I feel lucky to have a friend circle that’s very open and easy to chat with regarding conversations about mental or physical health. Unfortunately, I hazard this isn’t the case for many out there, or maybe they just think that’s the case, so struggle to open up these lines of convo with their own mates. There's only one way to find out though, you may be surprised with how you’re received, and if it's not the ideal response you’d be hoping for, then don’t be discouraged, just find the friends that are there for you.
As a popular radio show host, how do you encourage these conversations for your listeners?
This is an interesting, but simple one. I will just be as open about these topics as possible whilst on air or on socials. Being known as that lunatic hyperactive guy from the radio is great, and 90% of the time that's the role I play. But when I move into the other 10% and openly and genuinely chat about things like my ADHD, or mental health and the Movember cause, there is a real cut-through with the listeners, it’s like they don’t expect it from me, so when they do hear it, maybe it gives them a bit of courage or mana to make some moves themselves. I often receive messages personally or on the text machine following segments where I do open up, thanking me for doing so or sharing their own struggles or insights. I like to think that by replying to each and every one of these too, not just blurting out some chat on air, but actually following up and responding to those who reach out, can make all the difference.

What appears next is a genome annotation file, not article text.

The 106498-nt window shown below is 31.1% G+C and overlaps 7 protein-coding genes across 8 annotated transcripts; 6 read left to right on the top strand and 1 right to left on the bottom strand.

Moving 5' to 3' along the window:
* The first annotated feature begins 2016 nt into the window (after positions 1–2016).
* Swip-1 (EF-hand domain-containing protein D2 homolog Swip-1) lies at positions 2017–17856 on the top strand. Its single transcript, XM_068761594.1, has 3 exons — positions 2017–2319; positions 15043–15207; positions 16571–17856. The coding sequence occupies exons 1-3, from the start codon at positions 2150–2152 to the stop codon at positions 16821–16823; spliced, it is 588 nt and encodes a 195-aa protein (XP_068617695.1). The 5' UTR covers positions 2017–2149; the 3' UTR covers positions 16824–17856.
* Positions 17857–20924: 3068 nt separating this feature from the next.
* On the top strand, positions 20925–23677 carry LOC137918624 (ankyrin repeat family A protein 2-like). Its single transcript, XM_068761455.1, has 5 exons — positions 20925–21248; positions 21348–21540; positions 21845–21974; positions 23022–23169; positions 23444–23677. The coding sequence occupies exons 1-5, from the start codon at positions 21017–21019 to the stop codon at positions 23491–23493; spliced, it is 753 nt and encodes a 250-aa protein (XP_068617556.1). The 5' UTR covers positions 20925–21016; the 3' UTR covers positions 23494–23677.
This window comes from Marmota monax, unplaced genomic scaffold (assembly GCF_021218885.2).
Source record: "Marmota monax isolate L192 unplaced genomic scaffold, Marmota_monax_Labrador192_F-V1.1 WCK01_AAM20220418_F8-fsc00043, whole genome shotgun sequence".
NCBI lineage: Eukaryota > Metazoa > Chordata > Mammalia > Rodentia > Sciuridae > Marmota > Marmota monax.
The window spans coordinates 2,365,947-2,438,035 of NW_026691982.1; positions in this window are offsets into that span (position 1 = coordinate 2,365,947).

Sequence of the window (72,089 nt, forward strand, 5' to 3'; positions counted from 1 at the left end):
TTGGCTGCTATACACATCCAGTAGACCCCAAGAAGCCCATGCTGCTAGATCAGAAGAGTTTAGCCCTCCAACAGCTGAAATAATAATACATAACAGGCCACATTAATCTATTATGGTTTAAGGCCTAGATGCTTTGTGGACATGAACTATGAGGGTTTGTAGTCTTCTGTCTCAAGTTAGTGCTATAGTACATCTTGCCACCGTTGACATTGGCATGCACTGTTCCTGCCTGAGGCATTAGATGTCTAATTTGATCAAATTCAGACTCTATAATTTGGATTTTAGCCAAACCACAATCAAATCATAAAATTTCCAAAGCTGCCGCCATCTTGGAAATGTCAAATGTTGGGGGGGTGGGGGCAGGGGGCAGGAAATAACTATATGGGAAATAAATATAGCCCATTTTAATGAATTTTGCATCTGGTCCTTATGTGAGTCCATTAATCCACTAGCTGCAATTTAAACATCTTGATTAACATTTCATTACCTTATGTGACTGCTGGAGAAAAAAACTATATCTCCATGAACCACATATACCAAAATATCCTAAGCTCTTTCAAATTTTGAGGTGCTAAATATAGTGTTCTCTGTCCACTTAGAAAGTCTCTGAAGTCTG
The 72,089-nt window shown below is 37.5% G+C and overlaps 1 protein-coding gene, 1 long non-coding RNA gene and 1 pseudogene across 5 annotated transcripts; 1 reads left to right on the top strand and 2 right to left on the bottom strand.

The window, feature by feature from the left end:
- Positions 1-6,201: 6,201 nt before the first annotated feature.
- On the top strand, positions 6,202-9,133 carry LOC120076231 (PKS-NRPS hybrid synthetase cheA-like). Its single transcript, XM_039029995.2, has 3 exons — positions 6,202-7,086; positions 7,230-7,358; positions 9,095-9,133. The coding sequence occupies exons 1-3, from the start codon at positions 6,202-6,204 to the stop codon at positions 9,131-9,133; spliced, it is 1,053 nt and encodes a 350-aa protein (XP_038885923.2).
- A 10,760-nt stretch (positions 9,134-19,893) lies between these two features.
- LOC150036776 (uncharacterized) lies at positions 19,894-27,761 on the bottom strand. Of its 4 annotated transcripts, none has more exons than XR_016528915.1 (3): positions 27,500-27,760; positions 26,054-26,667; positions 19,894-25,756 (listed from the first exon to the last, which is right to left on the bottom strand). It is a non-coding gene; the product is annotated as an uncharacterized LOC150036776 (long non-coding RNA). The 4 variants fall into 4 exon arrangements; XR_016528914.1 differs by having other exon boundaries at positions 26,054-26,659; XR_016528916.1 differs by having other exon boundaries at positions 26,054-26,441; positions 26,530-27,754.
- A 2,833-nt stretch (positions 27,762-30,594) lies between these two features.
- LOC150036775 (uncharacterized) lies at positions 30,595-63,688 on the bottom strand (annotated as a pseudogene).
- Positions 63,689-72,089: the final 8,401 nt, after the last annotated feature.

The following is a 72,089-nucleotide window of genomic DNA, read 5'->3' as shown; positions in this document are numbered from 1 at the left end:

Growing up, what was your relationship like with the men in your life? Were having conversations around men’s health easy to have?
I’ve been lucky enough to have great relationships with the men in my life, my father Kevin, his father and my pop Maurice. They taught me all sorts of life lessons, both with how to act and carry myself but also tangible life skills. However I don’t think mental health was ever really massively talked about, not for the hesitation of having a negative response, but I don’t know, it just never really was a thing that came up?
Do you have any advice for men who struggle to talk to their family members about health-related issues?